Early last year, our old friend Larry Lefkowitz of Bucks County, Pennsylvania, wrote a loving essay for BoomerCafé about the wonderful new woman in his life. Alas, it did not last, and Larry writes today of lessons learned about life’s illusions.
For a little while now, I have felt guilty about something I wrote here about a year ago. I shared a bit of my private life, as we boomers sometimes do, to make others feel good or impart some hope. I’d met a lady, Ms. C, who seemed to be my match in almost every way. I was very happy. I wanted people to know that you shouldn’t give up on love, that it can happen late in life, that it can be different and better than any before.
I believed that. I still do.
Over the last year, I came to find that the qualities I most admired about my partner were worthy of that admiration, and my feelings intensified. But also over this period, I learned that she was either incapable of being “all in,” or maybe just “all in” with me. I wanted to enjoy life and the company of someone I loved and admired for the duration. Now living on the short side of the ledger, time becomes more precious. I pictured sitting and laughing on the porch, in the rockers, enjoying nature, reading, discussing things, playing Scrabble, and all of the rest.
She does not want that. She is a workaholic, and even being three years my senior, she knows and wants nothing more than to work seven days a week, up to 12 hours a day, and spend time with friends. She made no concentrated time for us. I adjusted to this because I felt a little time with her was better than any time without her, and this worked for many months. But then something happened that demonstrated to me that this was never going to change, and that she had other priorities than I had, and us in general. I was crestfallen, but had to realize what everyone else who knows us had already figured out. She is not the relationship kind.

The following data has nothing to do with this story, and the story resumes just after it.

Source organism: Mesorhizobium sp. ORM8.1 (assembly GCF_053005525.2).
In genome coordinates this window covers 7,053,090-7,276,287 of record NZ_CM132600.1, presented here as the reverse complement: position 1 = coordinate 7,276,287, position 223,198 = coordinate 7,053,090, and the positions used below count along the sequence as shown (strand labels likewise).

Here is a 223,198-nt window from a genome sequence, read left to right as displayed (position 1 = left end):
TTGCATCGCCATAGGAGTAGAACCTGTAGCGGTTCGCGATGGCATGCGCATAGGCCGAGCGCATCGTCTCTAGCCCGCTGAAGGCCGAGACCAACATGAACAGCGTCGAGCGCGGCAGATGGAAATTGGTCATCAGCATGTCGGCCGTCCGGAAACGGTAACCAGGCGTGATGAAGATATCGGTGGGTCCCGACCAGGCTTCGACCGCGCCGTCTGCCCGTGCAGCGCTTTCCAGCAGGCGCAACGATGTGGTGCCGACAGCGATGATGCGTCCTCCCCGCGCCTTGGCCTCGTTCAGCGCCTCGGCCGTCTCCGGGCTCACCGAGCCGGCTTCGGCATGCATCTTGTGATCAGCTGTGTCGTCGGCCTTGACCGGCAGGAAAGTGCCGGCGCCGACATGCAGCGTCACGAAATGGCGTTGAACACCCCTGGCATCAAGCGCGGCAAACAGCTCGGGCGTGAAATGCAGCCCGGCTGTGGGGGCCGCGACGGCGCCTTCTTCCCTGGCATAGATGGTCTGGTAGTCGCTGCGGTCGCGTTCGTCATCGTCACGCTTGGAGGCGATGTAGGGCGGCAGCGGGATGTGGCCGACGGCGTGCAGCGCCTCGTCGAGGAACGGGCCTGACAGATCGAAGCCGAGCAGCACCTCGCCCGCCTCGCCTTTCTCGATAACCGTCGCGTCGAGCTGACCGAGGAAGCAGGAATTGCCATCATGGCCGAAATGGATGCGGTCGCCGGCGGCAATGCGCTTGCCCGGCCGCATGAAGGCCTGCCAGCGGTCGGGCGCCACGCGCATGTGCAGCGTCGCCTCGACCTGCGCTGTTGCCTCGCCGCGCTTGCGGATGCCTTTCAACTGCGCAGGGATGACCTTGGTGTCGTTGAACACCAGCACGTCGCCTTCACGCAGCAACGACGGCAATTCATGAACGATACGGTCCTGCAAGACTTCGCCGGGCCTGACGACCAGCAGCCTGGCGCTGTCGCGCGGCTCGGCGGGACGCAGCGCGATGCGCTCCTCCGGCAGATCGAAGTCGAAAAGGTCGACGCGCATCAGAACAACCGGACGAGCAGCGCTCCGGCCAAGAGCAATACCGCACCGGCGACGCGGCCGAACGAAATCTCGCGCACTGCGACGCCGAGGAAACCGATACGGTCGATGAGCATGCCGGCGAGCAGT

I fabricated this wonderful relationship, making it to be ideal and heady, and ultimate, and I put it on BoomerCafé to share. I feel badly now, because it was not what I thought it was, or at least not what I wanted it to be.
This is a very difficult thing to reconcile at our age. For so many years I had avoided committed relationships for one reason or another, and now I had thoroughly committed and publicized it. Well, I am sorry, my friends. Sometimes, as we all know, things just don’t work out. I think it hurts a little more being older and having invested a few years, only to come up empty. But I am glad I gave it my all. I am glad I learned to commit again, to feel all the joy of being in love again, and to enjoy another person as I did.
Yes, my spirits are down, but they will not always be so, and I hope when I meet another worthy person that I give her all I have and she does the same for me. The corny expression that “hope springs eternal” is something to believe in.
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